Over in A Writing Life today, there is a post that gives the background for this part of Symphony.
That uncorked the bottle. Neil leaned back with a bland look of false interest as Anne Marie Chang proceeded to pounce on his words and destroy his arguments to her own satisfaction. And, to judge from the sycophantic mutterings around the table, to the satisfaction of her friends. Her discomfort and anger paid him back a little for the morning he had had to endure, and he learned a great deal about Anne Marie and the shock troops for change that she represented.
She had, as she herself said, unfinished business with the school system. She had been leveled when she was in elementary school and she had never quite forgiven her teachers for doing that to her. She felt that they had been saying to her that she was unworthy, and she was determined that no child would ever have to go through that again.
“But you did learn to read under that system,” Neil pointed out, baiting her further.
Yes, she had, but it had been boring and repetitious, and while she had been rote learning vocabulary, the children in the advanced classes had been reading stories that were meaningful and enjoyable.
Neil pointed out, “But if you had not done the hard, rote work, you would never have made it to and through college, would never have become a teacher, and would not be in a position to push your theories now.”
That was not the point. She could have learned just as well — better — some other way.
They were late returning from lunch, and Anne Marie had to hurry her afternoon presentation. Carmen remained very quiet through it, and Neil knew that she was angry with him. That could not be helped. He had come here to learn, and the argument at noon had taught him a lot about the hard reality behind the slick presentation.
# # #
After the meeting was over, Neil and Carmen walked quietly out to the car together. Before she started the motor, Carmen turned to him and said, “Why did you take on Anne Marie at lunch?”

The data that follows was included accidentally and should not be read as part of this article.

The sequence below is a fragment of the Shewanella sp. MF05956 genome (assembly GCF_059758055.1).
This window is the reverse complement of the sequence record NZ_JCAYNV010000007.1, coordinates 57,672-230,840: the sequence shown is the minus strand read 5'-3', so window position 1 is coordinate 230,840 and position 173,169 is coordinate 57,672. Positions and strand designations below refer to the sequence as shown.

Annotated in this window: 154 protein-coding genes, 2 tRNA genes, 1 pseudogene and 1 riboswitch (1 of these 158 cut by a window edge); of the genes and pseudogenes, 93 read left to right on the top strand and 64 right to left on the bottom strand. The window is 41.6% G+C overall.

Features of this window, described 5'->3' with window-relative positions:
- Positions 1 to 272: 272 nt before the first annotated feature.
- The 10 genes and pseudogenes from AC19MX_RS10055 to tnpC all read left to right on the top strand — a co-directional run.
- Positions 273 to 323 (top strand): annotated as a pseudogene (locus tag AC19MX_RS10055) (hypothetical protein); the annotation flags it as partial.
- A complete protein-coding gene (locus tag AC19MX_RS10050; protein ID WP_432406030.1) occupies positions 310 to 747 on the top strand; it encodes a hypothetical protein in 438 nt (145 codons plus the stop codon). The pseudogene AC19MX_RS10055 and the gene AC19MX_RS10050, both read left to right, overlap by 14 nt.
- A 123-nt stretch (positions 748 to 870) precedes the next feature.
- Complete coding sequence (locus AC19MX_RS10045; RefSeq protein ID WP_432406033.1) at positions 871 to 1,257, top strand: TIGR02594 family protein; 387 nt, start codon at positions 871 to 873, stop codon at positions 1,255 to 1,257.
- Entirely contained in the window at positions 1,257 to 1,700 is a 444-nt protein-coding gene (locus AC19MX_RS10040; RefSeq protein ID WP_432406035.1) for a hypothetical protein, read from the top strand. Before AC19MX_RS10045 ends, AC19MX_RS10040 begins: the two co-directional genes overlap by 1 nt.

“That’s a hard question, Carmen,” he said. “There were several reasons I was aware of and maybe some subconscious reasons as well. The simplest answer is that I couldn’t take it any more.”
“Couldn’t take what? Her?”
“Sort of. Her pretentiousness was irritating, but what I really couldn’t stand was the way her followers ate up every word without thinking about any of it. I can’t stand stupidity — particularly among the well educated.”
Carmen digested this for a moment, then said, “What did you think of Anne Marie herself?”
“Before lunch, I thought she was a monstrous, walking ego without a sense of perspective. Afterwards — I still didn’t have much respect for her, but at least it was clear that she really believed in what she said. And that she really cares for kids and wants what’s best for them. Knowing that, I couldn’t quite dislike her. But if she is going to set out to be a reformer, she have an obligation to be intelligent about it.”
“You didn’t find her intelligent?”
“No. A good politician, yes; within the limited scope of selling a product, she was very skillful. But her arguments were full of holes. Why did everyone buy them?”
Neil fell to musing and missed the laughter on Carmen’s face. She said, “Maybe the smart teachers don’t go to conferences?”
“We were here, weren’t we?” he said. Then he saw the grin on her face and suddenly the world was a better place to live in. more tomorrow